“Their position is that COVID is not a factor that should weigh in favor of release,” she said.

“We also see very, very perverse findings … [decision-makers] outright saying that individuals are going to be safer in jail.”

The Immigration and Refugee Board did not immediately respond to a Reuters request for comment.

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Nasdaq futures rise as market attempts comeback from April sell-off, Meta shares soar



Stock futures rose in overnight trading as the market shook off the April sell-off and investors reacted positively to earnings from Meta Platforms.

Futures on the Dow Jones Industrial Average added 70 points or 0.2%. S&P 500 futures gained 0.7% and Nasdaq 100 futures jumped 1.2%.

The moves came as shares of Meta surged more than 18% after hours following a beat on earnings but a miss on revenue, a sign that investors may see signs of relief in the beaten-up tech sector. Shares were down 48% on the year heading into the results.

Meanwhile, shares of Qualcomm gained 5.6% in extended trading on the back of strong earnings while PayPal rose 5% despite issuing weak guidance for the second quarter.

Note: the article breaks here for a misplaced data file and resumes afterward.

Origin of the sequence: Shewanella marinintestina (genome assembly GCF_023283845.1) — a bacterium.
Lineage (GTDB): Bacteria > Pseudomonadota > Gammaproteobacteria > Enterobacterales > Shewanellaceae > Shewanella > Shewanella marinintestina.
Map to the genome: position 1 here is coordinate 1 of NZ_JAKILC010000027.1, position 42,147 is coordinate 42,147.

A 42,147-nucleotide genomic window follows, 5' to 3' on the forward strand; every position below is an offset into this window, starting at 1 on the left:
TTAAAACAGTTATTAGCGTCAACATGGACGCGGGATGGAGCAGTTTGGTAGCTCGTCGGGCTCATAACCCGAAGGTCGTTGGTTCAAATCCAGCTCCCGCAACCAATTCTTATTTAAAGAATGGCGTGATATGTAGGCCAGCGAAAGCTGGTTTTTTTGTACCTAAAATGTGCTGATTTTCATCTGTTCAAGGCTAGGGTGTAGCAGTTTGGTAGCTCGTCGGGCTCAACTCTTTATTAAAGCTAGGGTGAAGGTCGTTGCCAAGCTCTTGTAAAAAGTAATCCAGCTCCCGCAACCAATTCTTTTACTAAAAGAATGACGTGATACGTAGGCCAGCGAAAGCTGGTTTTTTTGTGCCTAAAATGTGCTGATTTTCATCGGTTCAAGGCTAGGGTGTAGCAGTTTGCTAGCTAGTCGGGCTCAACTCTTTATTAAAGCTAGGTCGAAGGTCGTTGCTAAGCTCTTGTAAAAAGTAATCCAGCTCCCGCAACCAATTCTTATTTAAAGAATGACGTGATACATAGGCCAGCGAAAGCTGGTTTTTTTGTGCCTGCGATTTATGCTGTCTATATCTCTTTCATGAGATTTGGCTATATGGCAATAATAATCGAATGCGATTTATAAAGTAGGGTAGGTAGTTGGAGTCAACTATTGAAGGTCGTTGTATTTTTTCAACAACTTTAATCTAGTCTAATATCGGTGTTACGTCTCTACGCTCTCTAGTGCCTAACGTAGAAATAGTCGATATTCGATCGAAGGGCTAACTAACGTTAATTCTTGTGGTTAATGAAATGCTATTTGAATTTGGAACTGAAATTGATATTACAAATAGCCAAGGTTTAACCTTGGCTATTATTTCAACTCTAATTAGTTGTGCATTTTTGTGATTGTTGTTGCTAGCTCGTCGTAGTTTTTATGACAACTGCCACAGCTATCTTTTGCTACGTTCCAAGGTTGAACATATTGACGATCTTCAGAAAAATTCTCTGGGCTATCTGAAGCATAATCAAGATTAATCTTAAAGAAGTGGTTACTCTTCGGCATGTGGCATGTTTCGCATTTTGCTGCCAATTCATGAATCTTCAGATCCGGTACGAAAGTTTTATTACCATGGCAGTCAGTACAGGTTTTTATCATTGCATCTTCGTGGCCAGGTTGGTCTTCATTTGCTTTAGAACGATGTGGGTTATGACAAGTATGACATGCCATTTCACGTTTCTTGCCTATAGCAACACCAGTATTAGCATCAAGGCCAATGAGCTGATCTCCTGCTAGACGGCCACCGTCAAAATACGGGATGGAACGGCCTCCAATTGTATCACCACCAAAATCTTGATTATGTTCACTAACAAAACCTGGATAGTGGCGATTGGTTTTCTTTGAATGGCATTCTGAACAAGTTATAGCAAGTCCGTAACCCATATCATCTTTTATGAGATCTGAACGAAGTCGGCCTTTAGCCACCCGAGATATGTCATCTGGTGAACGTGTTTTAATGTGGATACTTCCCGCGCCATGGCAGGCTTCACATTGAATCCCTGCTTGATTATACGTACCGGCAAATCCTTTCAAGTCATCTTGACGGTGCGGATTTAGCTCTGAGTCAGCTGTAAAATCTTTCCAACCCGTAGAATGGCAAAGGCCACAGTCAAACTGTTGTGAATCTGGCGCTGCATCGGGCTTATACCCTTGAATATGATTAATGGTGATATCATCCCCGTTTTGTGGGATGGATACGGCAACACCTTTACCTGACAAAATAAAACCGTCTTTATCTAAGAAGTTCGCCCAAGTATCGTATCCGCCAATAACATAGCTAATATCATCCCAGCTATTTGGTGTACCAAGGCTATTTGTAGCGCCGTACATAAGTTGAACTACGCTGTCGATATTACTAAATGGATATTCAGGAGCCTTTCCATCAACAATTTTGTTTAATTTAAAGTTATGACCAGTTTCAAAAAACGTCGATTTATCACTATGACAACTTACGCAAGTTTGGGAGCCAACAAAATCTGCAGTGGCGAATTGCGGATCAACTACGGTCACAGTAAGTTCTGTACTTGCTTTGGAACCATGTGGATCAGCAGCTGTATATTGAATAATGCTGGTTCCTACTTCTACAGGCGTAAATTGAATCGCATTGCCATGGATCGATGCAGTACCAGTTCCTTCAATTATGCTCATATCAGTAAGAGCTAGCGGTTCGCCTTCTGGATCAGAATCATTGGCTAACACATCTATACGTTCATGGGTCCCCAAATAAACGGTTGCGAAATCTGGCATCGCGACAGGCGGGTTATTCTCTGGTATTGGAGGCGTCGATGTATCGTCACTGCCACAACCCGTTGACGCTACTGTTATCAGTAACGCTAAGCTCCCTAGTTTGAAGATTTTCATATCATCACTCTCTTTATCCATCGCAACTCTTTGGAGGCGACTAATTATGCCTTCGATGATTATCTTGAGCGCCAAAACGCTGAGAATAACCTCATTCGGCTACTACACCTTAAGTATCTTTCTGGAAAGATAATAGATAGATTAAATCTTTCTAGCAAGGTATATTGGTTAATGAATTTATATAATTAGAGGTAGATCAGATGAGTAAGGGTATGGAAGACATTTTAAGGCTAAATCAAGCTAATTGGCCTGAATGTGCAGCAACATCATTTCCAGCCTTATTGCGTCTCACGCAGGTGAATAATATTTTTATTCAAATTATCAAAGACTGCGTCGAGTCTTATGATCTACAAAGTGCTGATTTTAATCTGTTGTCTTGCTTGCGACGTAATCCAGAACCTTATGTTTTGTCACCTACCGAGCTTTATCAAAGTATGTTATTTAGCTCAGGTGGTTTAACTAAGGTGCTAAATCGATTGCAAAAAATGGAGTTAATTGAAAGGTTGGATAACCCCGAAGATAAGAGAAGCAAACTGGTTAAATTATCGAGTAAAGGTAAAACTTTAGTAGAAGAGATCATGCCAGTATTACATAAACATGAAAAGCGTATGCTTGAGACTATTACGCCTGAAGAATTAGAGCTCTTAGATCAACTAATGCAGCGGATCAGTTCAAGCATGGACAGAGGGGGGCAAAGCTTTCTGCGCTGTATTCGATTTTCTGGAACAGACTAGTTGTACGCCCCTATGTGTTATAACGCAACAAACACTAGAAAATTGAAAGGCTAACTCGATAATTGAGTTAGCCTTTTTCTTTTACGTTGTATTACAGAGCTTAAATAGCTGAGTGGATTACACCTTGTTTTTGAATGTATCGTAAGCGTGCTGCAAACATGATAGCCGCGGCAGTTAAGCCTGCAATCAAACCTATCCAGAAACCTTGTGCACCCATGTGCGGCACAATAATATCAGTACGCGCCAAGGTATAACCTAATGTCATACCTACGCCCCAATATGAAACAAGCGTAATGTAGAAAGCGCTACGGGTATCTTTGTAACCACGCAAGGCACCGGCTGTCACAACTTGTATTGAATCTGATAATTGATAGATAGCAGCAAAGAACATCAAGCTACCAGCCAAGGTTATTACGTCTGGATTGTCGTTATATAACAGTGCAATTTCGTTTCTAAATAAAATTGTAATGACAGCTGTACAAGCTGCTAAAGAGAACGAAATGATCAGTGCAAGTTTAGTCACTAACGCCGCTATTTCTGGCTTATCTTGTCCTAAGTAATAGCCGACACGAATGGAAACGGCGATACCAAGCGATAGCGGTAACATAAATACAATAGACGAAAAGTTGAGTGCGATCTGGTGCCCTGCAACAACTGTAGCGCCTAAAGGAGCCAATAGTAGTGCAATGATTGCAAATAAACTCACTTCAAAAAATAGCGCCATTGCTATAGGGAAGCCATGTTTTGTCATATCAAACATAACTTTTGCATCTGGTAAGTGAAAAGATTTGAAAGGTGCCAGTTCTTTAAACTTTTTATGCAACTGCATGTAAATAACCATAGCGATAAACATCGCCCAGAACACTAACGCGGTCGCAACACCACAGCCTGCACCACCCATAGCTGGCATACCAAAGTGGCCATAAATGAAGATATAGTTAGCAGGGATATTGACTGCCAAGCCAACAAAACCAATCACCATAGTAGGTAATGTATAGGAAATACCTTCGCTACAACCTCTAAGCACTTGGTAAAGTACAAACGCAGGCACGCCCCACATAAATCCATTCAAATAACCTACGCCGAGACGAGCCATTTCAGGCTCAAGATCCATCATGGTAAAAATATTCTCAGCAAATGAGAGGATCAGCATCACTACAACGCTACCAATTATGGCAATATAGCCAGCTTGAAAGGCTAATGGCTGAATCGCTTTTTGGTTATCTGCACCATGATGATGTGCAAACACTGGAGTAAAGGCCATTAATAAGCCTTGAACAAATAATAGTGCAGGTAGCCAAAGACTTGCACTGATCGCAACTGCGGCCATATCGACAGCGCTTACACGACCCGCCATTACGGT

“I think a lot of people want to believe that earnings are going to pull us out of this, but earnings are not what got us into this,” SoFi’s Liz Young told CNBC’s “Closing Bell: Overtime” on Wednesday. “… But the reality is there are so many macro headwinds still in front of us in the next 60 days that the market is just hard to impress.”

The after-hour activity followed a volatile regular trading session that saw the Nasdaq Composite stoop to its lowest level in 2022, as stocks looked to bounce back from a tech-led April sell-off. The index is down more than 12% since the start of April.

In Wednesday’s regular trading, the tech-heavy Nasdaq ended at 12,488.93, after rising to 1.7% at session highs. The Dow Jones Industrial Average rose 61.75 points, or 0.2%, to 33,301.93 propped up by gains from Visa and Microsoft, while the S&P 500 added 0.2% to 4,183.96.

Investors await big tech earnings on Thursday from Apple, Amazon and Twitter, along with results from Robinhood. Jobless claims are also due out Thursday.